In the September issue of Nature Methods, we present some of the experimental ideas researchers are exploring in that facility.
Other XFELs are operational or in the works: FERMI facility, Linac Coherent Light Source at Stanford (LCLS), Pohang Accelerator Laboratory (PAL) X-ray Free-Electron Laser, SPring-8 Angstrom Compact Free Electron, Laser (SACLA), Swiss Free-Electron Laser (SwissFEL).
One day, there might even be a XFEL that fits on a table-top (see below). The day is already here when scientists need to analyze mountains of XFEL-data. The EuXFEL will likely make those mountains grow in height. There are tools for that and likely more tools to come (see far below for a list of some tools).
To complement the large XFEL facilities, a number of research groups are developing benchtop XFELs9,10. Such projects involve miniaturization of all aspects of the technology, including the accelerator. Some groups explore ways to pass a laser through plasma to produce bright, high-energy, short-pulsed beams. Separately, some researchers use a terahertz generator, which can provide sufficiently high pulse energies, says Franz Kärtner, a physicist at the University of Hamburg who also holds an appointment at MIT. His team, along with Petra Fromme of Arizona State University, is developing such a tabletop XFEL instrument.
The scientists would like to use the instrument for coherent diffractive imaging and spectroscopy experiments on photosystem II, a protein complex involved in photosynthesis. Their compact XFEL approach, which will use a terahertz generator, lasers and nonlinear optics, is calculated to achieve photon energies between 10 and 12 keV, hard X-rays that can be harnessed for imaging at atomic resolution, says Kärtner.
Although this compact XFEL will generate fewer photons per shot than a large-scale FEL—106 to 109 photons per shot as opposed to 1012 photons or more—the machine will be able to produce very short pulses, on the order of 0.5 femtoseconds. That is 10–100 times shorter than current FEL pulses. And if that comes to be, says Kärtner, the peak power of the instrument may be almost on par with that of an XFEL.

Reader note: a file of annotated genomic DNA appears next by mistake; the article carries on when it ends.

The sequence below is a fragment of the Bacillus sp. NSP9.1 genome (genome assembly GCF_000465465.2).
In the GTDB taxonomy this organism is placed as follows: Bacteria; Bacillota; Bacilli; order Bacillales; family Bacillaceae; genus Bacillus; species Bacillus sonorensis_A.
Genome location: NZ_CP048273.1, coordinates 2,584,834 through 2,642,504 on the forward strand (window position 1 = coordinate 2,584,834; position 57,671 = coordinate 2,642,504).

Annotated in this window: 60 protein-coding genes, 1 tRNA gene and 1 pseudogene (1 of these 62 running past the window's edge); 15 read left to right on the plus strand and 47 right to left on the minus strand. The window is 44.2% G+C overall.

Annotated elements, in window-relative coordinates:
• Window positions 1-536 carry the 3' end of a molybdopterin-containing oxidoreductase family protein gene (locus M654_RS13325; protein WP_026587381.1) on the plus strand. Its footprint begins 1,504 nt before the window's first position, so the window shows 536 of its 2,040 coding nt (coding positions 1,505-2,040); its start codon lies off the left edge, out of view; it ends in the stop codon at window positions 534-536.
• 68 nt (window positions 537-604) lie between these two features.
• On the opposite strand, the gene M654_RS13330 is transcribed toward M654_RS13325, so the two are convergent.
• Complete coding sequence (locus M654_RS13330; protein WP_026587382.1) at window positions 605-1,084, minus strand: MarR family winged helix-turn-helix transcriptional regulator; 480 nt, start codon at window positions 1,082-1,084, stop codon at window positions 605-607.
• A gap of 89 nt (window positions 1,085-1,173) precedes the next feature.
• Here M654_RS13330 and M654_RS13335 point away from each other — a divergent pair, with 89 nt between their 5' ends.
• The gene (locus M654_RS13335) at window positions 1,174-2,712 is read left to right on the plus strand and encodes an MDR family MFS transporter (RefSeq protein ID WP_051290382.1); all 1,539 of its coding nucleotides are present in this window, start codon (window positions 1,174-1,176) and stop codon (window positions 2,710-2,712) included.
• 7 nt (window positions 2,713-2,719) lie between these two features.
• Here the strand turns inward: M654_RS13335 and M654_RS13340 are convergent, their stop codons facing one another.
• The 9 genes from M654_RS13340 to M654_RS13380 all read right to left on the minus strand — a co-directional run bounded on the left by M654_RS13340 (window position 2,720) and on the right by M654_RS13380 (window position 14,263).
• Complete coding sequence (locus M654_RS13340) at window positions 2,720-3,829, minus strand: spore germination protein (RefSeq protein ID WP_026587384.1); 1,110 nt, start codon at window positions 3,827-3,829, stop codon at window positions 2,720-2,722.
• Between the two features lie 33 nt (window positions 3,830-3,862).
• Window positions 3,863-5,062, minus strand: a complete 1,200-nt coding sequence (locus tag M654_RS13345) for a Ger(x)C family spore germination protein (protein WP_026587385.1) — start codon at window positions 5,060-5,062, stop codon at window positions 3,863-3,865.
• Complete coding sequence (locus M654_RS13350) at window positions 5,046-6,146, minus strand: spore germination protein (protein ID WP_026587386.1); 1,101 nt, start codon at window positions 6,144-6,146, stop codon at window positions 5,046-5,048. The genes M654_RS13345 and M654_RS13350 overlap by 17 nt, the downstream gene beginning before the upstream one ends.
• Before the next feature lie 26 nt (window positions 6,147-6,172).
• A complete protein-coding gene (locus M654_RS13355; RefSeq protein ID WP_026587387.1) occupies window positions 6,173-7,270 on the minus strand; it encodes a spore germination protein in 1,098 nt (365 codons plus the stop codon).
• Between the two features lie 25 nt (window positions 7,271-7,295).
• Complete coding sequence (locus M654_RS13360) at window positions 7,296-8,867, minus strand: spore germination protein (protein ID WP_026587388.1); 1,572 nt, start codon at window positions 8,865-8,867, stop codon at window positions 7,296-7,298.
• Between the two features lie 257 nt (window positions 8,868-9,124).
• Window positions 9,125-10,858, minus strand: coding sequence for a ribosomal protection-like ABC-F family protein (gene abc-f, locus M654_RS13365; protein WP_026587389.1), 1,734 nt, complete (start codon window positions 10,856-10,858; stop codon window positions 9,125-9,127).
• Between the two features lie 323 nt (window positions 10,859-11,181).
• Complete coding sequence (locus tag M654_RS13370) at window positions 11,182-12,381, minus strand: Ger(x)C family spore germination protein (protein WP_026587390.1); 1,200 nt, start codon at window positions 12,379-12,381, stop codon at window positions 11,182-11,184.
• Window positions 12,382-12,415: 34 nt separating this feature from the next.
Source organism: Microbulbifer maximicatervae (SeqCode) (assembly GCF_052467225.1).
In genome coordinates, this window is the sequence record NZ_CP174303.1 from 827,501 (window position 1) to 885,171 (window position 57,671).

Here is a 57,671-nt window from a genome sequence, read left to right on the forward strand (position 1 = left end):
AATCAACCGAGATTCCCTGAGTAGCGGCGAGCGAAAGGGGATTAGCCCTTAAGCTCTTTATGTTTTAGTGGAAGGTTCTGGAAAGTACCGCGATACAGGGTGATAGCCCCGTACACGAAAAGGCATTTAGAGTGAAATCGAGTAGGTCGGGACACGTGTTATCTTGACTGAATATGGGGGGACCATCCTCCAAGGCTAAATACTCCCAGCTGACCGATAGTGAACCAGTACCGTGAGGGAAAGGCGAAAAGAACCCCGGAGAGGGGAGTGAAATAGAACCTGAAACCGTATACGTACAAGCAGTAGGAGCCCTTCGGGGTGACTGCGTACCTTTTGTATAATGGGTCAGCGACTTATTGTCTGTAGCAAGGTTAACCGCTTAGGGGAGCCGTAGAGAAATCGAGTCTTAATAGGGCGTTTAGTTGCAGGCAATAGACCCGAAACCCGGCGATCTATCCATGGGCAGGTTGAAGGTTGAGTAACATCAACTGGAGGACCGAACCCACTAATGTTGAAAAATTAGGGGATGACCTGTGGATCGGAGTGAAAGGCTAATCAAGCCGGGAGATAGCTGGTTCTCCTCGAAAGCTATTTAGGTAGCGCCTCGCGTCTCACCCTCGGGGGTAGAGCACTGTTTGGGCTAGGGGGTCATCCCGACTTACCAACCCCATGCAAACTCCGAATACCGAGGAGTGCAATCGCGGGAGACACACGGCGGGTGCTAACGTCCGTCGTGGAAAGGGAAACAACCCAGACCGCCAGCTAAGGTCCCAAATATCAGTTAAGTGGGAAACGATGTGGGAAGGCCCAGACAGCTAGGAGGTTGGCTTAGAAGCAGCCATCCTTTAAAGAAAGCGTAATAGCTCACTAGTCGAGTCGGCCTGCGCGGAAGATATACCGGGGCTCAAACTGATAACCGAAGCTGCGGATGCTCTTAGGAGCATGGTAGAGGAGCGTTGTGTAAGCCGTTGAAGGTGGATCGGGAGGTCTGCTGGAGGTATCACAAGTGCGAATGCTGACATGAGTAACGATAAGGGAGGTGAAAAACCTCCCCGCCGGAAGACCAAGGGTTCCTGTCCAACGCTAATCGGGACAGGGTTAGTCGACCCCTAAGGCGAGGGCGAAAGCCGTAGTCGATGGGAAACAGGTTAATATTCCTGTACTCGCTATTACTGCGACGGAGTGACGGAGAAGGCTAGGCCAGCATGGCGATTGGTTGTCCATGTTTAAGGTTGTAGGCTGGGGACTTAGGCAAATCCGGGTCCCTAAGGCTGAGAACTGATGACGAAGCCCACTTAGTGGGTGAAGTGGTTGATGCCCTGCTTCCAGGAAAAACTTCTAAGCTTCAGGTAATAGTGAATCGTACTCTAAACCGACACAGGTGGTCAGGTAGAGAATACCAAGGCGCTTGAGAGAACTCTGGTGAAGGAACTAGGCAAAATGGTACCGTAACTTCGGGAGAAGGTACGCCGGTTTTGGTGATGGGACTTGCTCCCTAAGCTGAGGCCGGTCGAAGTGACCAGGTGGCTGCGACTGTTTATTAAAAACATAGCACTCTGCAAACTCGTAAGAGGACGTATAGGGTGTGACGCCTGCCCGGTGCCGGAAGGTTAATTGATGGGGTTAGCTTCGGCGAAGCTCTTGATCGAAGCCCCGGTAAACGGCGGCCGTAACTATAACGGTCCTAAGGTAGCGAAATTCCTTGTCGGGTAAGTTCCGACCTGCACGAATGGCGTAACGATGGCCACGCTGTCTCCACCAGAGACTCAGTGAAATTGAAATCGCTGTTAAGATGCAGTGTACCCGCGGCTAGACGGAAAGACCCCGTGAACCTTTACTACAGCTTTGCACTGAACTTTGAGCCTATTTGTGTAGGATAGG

In the instrument’s terahertz-driven accelerator there will be acceleration gradients between 500 MV/m to 1GV/m. It’s this high frequency that helps to compress electron bunches over short distances and that will let the developers to use compact electron guns. In this fashion, they will be able to shoot a coherent electron beam directly from a gun and emit an X-ray beam much like a FEL, says Kärtner.
Tabletop XFELs fill an important experimental gap between Röntgen’s X-ray tube and the large-scale FELs. “There is nothing in between,” says Kärtner. That’s akin to a situation in optical science in which researchers need to choose between a light bulb and a large-scale optical laser such as the one at the National Ignition Facility at Lawrence Livermore National Laboratory. If the developers of the compact XFEL succeed at packing enough photons into each shot, the instrument will have potential applications in many fields, he says, including enhanced characterization of materials or higher-resolution medical and structural biology imaging.
- Kneip, et al. Nat. Phys. 6, 980–983 (2010).